Strayer University, AT&T Partner to Offer Employees College Study Options

Strayer University, AT&T Partner to Offer Employees College Study Options
By Ronald Roach

RALEIGH, N.C.

A  leading veterinary medicine school plans to provide its students with wireless handheld computing devices, joining a growing trend among medical and health science schools. This fall, North Carolina State University (NCSU) College of Veterinary Medicine in Raleigh will provide a Palm Tungsten C handheld device to all first-, second- and third-year students. The handhelds will be used in classroom instruction and to prepare students to use the technology during their fourth-year clinical rotations.

The high-speed wireless device with integrated 802.11 technology (also known as Wi-Fi) met the requirements of the college’s Mobile Computing Initiative, according to Dan McWhorter, director of Web-based instruction, who coordinated a two-year pilot program built around wireless access.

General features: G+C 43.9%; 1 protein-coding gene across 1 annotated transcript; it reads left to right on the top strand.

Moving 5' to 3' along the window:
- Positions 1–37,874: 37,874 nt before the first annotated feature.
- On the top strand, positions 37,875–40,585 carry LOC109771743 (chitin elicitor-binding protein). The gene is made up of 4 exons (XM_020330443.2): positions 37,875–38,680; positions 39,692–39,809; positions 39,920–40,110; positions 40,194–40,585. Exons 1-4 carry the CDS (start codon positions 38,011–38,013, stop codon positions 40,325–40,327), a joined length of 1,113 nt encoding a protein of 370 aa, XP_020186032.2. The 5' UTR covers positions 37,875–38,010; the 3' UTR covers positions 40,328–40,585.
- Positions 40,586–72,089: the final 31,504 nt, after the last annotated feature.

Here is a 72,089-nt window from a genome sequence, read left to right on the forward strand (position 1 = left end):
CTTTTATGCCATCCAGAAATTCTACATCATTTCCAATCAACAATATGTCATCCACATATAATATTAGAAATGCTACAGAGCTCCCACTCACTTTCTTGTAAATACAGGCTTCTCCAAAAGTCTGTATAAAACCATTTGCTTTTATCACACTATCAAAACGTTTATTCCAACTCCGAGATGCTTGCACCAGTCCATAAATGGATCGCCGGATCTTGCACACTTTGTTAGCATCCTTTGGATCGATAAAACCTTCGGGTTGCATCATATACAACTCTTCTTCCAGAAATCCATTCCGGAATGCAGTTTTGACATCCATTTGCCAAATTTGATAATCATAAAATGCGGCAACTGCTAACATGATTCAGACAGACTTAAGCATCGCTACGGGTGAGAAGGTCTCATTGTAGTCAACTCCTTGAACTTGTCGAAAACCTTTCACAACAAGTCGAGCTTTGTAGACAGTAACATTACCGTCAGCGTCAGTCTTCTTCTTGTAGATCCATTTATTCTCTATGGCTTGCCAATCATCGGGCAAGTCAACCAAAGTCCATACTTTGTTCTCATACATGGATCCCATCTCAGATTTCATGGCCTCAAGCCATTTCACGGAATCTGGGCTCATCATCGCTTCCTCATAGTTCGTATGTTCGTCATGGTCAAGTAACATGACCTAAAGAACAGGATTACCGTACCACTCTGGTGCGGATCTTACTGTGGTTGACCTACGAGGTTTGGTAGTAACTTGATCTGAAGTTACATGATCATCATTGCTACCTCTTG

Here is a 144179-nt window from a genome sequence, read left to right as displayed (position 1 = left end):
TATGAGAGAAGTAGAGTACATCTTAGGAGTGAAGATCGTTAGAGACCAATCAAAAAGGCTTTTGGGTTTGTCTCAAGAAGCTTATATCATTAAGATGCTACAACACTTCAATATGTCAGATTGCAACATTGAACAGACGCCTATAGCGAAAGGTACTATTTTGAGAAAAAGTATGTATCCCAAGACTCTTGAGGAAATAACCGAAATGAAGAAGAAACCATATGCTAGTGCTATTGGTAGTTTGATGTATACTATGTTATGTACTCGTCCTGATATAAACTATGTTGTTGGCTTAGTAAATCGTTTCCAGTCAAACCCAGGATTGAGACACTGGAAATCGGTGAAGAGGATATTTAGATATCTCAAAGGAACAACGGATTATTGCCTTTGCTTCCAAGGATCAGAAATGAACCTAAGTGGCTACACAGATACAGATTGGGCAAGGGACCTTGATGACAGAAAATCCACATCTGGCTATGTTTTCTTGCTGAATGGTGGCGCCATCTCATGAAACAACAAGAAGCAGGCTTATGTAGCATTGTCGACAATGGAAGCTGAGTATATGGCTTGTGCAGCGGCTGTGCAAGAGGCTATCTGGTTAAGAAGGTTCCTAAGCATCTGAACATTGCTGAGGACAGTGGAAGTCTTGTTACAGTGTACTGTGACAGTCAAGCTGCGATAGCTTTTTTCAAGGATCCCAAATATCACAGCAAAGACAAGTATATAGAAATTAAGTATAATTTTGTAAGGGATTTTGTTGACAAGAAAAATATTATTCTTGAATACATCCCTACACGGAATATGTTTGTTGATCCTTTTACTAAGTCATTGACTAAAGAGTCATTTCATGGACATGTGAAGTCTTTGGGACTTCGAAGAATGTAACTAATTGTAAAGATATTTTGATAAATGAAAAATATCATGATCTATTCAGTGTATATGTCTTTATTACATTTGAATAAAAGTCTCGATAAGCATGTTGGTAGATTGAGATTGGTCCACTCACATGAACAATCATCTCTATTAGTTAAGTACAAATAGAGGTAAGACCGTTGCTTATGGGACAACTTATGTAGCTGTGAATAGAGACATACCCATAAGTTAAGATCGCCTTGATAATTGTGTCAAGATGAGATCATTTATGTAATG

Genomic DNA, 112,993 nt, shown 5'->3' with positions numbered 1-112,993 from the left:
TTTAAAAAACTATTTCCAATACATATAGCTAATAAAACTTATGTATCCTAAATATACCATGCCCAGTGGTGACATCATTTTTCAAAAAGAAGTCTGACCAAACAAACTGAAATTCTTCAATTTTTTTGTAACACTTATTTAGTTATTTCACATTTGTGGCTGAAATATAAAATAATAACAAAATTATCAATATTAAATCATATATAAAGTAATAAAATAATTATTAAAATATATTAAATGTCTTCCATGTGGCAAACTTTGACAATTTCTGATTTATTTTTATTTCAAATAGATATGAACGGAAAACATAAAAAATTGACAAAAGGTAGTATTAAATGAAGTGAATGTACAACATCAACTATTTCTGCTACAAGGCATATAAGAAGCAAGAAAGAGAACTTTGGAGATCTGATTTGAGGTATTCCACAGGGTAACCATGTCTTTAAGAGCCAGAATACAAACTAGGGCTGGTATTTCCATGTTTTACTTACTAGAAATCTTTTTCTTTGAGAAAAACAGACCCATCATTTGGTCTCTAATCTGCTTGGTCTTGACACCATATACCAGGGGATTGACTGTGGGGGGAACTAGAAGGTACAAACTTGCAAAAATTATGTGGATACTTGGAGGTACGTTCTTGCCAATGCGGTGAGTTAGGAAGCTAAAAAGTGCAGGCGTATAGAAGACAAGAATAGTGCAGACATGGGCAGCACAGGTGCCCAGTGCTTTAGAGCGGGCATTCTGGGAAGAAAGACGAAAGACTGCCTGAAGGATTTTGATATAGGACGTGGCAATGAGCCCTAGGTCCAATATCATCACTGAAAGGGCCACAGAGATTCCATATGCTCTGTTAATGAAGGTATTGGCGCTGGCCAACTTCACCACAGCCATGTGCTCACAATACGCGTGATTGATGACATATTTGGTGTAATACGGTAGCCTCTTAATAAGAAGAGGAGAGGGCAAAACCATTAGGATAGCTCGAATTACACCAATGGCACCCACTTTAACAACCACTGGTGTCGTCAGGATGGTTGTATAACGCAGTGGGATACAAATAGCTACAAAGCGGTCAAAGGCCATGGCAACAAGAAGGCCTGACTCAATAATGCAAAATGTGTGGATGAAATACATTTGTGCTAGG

“The Tungsten C handheld has everything we want — color, wireless connectivity and the Palm OS platform,” McWhorter says.
The handhelds will give students access to a large body of reference works provided by NCSU, such as lab normal values, virus references, medical dictionaries and drug formularies. Students will use Adobe Acrobat Reader for Palm OS to access the Veterinary Teaching Hospital’s policy and procedure manual with an interactive table of contents on everything from what to do if a dog bites during an exam to how to handle the unexpected death of an animal.
 “NCSU is recognized as one of the top four veterinary schools in the United States, and its adoption of cutting-edge technology over the last couple of years has other schools taking notice,” says Mike Lorion, vice president of education at Palm Solutions Group.  



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